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Let the discussion begin. I think that you might want to seek out how the Australian public feels about the issue of compulsory voting. Certainly the over 90% voter turnout is impressive. Can one contemplate what that must be like? I mean, America struggles to get even half of that. Yet, the issue of mandating voting participation and levying fines for not voting is abhorrent to someone like me who was raised in believing the paradigm of non- compulsory voting. I think that it would be interesting to examine the literature of Australia on the issue and see where they are leaning. It seems to me that the non- compulsory voting voices are growing in the landscape of change that the globalized world and Australia, itself, is undergoing. I think that there has to be a way to encourage voting without making it a mandatory premise that the government, one that someone might believe in but just not vote for, does not have punish. I mean, if someone truly does not want to vote for their own reasons, I think that this should be as accepted as a premise of wishing to be left alone, another benchmark of most constitutional democratic systems.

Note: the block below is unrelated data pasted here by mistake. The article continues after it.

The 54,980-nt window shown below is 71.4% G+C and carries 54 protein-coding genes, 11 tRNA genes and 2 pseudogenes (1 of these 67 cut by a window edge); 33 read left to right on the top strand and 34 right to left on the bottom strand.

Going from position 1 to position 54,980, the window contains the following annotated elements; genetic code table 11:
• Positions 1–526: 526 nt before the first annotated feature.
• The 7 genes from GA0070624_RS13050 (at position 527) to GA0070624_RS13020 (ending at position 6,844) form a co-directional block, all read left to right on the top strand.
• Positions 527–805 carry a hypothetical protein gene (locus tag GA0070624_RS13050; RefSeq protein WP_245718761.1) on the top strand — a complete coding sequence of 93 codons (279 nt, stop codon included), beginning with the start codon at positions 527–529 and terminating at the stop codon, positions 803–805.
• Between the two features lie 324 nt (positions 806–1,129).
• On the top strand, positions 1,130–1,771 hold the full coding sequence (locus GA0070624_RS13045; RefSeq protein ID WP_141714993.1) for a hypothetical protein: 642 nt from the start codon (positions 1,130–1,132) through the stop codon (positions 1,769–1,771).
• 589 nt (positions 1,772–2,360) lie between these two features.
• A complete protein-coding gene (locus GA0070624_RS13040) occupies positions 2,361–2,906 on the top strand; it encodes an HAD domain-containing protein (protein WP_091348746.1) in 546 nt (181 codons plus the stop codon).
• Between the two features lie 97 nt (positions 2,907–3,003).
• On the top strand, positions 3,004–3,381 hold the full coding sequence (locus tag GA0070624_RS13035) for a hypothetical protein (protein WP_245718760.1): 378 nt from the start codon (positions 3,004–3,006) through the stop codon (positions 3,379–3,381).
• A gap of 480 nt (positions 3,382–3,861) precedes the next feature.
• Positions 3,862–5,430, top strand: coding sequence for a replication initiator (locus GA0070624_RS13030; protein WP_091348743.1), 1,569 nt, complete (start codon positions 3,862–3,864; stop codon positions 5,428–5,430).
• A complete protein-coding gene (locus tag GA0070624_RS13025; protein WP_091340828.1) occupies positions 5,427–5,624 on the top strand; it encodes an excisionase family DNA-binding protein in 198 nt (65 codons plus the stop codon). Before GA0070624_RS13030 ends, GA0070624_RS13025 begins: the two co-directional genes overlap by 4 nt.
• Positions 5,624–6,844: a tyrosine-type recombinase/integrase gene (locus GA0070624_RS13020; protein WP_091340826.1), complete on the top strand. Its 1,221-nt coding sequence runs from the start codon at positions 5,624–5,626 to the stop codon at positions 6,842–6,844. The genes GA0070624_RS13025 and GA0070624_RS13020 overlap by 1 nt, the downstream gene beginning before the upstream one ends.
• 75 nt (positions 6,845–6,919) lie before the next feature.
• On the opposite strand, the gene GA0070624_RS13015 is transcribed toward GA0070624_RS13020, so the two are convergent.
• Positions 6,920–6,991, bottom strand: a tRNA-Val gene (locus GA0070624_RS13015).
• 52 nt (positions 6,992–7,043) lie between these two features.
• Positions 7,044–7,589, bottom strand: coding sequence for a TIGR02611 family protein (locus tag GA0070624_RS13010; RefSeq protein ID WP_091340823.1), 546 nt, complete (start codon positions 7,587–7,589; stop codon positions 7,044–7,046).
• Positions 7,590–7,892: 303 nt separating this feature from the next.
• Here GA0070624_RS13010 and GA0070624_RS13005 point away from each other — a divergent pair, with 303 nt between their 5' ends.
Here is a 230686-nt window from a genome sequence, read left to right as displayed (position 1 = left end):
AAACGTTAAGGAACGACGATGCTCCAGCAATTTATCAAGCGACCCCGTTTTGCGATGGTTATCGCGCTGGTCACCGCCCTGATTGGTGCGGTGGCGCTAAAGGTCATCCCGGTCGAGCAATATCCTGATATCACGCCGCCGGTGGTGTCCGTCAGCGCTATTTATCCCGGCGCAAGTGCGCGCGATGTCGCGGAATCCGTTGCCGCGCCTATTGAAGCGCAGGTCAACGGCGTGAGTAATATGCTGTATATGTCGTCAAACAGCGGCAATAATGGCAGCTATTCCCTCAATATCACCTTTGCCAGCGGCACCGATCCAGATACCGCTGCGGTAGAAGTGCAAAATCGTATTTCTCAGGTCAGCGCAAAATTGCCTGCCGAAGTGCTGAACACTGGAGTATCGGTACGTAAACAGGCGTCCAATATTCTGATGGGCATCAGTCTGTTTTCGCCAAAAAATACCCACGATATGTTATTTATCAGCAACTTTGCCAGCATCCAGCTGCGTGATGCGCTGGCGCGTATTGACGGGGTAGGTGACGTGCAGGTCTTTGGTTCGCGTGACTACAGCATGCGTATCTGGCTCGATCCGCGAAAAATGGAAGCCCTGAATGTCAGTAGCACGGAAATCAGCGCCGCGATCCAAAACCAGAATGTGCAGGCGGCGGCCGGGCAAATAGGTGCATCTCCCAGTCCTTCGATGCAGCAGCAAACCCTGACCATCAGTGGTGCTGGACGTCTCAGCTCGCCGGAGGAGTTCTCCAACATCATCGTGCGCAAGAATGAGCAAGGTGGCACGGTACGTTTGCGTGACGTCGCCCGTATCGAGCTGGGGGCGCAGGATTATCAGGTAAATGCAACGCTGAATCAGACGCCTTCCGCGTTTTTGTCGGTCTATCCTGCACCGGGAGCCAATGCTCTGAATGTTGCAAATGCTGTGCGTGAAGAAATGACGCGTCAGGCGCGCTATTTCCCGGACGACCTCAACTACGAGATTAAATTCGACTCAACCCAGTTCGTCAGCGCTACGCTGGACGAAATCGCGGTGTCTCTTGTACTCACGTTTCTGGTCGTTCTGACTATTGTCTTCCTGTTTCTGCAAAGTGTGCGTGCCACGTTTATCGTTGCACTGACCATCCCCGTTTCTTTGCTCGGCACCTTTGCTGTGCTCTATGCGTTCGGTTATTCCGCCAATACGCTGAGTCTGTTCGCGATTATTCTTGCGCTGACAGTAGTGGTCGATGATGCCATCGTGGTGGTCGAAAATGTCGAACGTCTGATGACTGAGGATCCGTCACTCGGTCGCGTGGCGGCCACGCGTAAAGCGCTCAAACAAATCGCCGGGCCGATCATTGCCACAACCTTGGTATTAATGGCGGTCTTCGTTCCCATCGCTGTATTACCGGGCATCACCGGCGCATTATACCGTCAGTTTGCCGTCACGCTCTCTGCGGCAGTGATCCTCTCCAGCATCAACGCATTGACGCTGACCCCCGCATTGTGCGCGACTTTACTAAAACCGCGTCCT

In my opinion, yes it should. I am not Australian, but I do not believe that compulsory voting makes sense in any country.
My reason for saying this is that people should really only vote if they care about the parties that are competing to be elected and if they now something about the stands that the two parties take.
For example, if I'm an Australian and I do not know what stances the parties are taking on global warming and things like a tax on carbon, my vote is really not valuable. I should have to know something about some of the major issues if I am to vote.
So I do not think it makes sense to have people vote if they are going not going to take it seriously. For this reason, I think it should not be mandatory.
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